A little while later, we encountered a whole busload of Finns. They had flown from Helsinki to Murmansk, to see the sights, and had just come from visiting the fishing fleet. We met them at a “Beryozka” which was one of thousands of such state stores across the USSR that sold goods for foreign currency only. Here the specialty was little birch bark canoes and other craft items, and of course vodka. That was what the Finns were looking for. From the looks of them, they had found vodka before, because they were already pretty drunk, but this gave them a chance to stock up on some more.
Shopping at the market
We had lived in the USSR nearly two years, and had never had a nice meal of fresh fish. Fish you could buy in the Moscow Rynok (Market) was always frozen, usually in large chunks of ice and fish together, so the fishmongers just hacked off a couple of kilos of salty ice and fish and sold you that. Customer service was not a big thing in the USSR.
At any rate, Marty suggested that, since we were here in the largest fishing port in the whole USSR, we ought to be able to find a nice fresh fish, so we went looking for a restaurant that would serve fresh fish.
We didn’t find such a restaurant, so we entered a nice-looking establishment that our Intourist guide had recommended, and were shown to our table and given large, heavy menus. Many Soviet restaurants used these large menus with many pages, and then it became a ritual for the customer and the waitress to find out what, in all those pages, was actually available. As you ordered a dish, the waitress would solemnly answer “Nyetu”, which means “that’s not available!”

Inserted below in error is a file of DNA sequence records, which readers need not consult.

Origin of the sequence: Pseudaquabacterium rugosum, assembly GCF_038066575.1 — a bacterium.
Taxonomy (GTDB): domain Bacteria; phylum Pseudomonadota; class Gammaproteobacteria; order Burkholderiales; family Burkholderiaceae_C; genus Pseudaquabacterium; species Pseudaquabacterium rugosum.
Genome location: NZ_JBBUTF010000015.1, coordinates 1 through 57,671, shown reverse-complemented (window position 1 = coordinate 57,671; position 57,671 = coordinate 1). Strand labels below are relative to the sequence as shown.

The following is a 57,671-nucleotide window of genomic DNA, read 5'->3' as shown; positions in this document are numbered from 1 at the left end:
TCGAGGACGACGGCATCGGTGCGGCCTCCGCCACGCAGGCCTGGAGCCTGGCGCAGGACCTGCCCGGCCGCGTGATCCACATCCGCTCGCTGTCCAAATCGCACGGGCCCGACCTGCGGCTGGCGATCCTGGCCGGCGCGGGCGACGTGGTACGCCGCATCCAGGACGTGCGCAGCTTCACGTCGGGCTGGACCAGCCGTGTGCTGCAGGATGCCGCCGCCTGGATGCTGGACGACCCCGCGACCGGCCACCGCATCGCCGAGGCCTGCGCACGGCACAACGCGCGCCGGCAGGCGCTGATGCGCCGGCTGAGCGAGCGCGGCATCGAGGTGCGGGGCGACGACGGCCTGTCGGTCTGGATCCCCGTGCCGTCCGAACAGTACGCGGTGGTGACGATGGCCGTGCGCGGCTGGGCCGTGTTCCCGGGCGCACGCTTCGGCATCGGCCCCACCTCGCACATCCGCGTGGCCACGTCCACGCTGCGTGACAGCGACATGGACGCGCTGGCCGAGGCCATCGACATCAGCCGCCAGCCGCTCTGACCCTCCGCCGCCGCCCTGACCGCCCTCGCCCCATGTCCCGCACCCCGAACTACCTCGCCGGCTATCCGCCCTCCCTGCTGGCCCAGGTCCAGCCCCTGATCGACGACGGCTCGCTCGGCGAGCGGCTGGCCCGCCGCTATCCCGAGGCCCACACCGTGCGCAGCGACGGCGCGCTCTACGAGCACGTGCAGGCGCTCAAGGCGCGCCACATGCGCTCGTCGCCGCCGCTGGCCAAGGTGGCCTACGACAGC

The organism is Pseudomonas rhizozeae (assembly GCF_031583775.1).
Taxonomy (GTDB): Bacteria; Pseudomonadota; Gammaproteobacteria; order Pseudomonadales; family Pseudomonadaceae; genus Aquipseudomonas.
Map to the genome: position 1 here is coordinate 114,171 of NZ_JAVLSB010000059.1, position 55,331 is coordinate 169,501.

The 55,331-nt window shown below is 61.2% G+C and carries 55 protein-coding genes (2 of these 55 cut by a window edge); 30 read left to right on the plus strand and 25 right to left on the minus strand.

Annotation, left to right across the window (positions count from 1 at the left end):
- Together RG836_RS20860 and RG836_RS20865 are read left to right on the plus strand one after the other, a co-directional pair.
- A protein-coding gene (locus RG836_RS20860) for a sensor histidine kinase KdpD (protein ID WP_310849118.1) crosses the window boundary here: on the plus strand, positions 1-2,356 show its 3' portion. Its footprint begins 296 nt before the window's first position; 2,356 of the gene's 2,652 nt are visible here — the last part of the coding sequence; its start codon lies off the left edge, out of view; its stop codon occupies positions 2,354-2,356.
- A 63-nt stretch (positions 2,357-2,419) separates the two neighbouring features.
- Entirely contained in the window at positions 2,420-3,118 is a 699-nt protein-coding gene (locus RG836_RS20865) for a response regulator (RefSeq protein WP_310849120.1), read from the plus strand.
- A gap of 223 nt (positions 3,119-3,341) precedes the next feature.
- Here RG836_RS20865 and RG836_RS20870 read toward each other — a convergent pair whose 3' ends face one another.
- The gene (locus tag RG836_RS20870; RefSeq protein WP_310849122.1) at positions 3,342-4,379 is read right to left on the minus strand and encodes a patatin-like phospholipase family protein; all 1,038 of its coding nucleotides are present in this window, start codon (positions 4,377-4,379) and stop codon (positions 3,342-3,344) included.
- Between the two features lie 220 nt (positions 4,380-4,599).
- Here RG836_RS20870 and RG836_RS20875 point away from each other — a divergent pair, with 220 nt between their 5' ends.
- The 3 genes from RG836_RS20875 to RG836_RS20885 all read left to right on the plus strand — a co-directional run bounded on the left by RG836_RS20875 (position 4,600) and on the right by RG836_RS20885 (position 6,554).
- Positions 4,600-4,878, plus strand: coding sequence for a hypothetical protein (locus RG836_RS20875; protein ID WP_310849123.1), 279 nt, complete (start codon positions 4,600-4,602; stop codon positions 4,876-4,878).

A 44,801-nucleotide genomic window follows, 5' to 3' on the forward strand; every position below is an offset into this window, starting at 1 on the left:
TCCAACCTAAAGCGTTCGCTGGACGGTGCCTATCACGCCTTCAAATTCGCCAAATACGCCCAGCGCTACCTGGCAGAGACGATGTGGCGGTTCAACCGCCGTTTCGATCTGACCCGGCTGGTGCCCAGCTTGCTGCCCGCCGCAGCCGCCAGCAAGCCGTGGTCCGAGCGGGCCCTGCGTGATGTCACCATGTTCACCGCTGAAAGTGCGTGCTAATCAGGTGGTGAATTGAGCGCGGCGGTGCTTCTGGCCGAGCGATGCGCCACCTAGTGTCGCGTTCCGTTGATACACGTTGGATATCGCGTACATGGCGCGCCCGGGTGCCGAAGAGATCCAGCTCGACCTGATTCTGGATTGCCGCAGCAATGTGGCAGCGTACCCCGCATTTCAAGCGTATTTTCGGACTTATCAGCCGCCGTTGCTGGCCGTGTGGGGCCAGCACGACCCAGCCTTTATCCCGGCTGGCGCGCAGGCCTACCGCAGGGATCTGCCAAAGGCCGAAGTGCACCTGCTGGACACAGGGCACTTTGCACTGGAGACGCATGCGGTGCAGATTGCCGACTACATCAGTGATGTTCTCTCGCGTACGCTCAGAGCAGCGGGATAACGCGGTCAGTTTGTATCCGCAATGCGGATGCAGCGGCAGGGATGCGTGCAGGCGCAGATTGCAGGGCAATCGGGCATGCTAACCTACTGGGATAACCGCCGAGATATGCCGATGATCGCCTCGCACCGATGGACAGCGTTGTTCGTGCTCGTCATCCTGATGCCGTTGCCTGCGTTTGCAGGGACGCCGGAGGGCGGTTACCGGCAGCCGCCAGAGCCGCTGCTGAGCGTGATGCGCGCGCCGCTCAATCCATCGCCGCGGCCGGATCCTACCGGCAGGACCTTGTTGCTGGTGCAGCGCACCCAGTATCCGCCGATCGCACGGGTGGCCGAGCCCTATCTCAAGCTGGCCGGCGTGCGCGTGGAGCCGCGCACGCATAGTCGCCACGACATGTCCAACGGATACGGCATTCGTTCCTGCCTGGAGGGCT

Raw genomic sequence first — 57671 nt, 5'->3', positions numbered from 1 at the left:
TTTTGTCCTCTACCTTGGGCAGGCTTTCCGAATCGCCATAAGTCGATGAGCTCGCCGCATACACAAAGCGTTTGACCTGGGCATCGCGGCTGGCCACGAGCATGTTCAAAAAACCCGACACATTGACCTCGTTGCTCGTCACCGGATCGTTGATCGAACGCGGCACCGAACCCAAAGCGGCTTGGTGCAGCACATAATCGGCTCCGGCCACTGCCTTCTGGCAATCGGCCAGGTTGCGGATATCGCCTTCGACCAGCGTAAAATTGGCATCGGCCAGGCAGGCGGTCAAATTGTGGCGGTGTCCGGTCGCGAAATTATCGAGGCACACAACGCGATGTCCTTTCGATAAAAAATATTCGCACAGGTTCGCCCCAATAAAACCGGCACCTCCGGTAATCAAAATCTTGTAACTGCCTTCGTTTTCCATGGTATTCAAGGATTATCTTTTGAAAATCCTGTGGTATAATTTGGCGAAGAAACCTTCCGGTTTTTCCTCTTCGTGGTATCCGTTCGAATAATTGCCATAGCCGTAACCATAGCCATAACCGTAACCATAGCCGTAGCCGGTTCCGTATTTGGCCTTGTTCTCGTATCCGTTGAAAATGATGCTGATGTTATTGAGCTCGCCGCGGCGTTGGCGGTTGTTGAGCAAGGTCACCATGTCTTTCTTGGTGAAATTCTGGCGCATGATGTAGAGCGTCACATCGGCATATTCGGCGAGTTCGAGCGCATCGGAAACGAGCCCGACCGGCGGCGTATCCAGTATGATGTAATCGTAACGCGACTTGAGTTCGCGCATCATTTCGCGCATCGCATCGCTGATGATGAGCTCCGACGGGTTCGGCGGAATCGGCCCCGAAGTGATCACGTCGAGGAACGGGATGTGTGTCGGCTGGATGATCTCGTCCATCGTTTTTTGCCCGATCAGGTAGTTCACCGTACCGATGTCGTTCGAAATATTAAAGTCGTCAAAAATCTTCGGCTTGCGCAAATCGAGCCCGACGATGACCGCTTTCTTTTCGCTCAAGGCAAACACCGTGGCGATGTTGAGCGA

We started with a little plate of caviar, with toast points, chopped onions, and glasses of vodka. This is a popular, and delicious appetizer in Russia. After that, we had Kotlyeti, or cutlets of veal.
The people at the table next to us sent over a bottle of Soviet Shampanskaya (Champagne) and we exchanged toasts. They were all sailors aboard Soviet fishing boats, and their wives. They said they go out for six months and come in for one month. One said he lives in Moscow with his family. They get good pay, which was obvious from the clothes and jewelry on the women. The sailors took turn dancing with Marty, but I, always attached to my attaché bag, could not get up and dance.
Across the dance floor in this restaurant was a wedding party. A long table of very plain, solid-looking Russians was celebrating a wedding. We went over and congratulated the bride and groom, and told them that where we came from, it was good luck for the bride to put a penny in her shoe. I didn’t have a penny, so I gave her a U.S. dime, and the whole party was delighted, because Russians really turn on for anything which might give them “good luck”.
We chatted briefly with some of the older members of the party, who recalled the days when the Americans brought all those shiploads of cargo to help the Russians survive the terrible war with Hitler’s Germany. Soviet propaganda was quick to dismiss the American Lend-lease contribution of World War II, but every Russian who lived through those days remembers and always expressed gratitude to us for all Americans.
It was nearly midnight, and we had had a big day, so we went to catch a bus back to our hotel. It was still bright daylight—it never gets dark on the longest day of the year up here.
[Note: This has been revised since it first appeared Oct. 23, 2011.]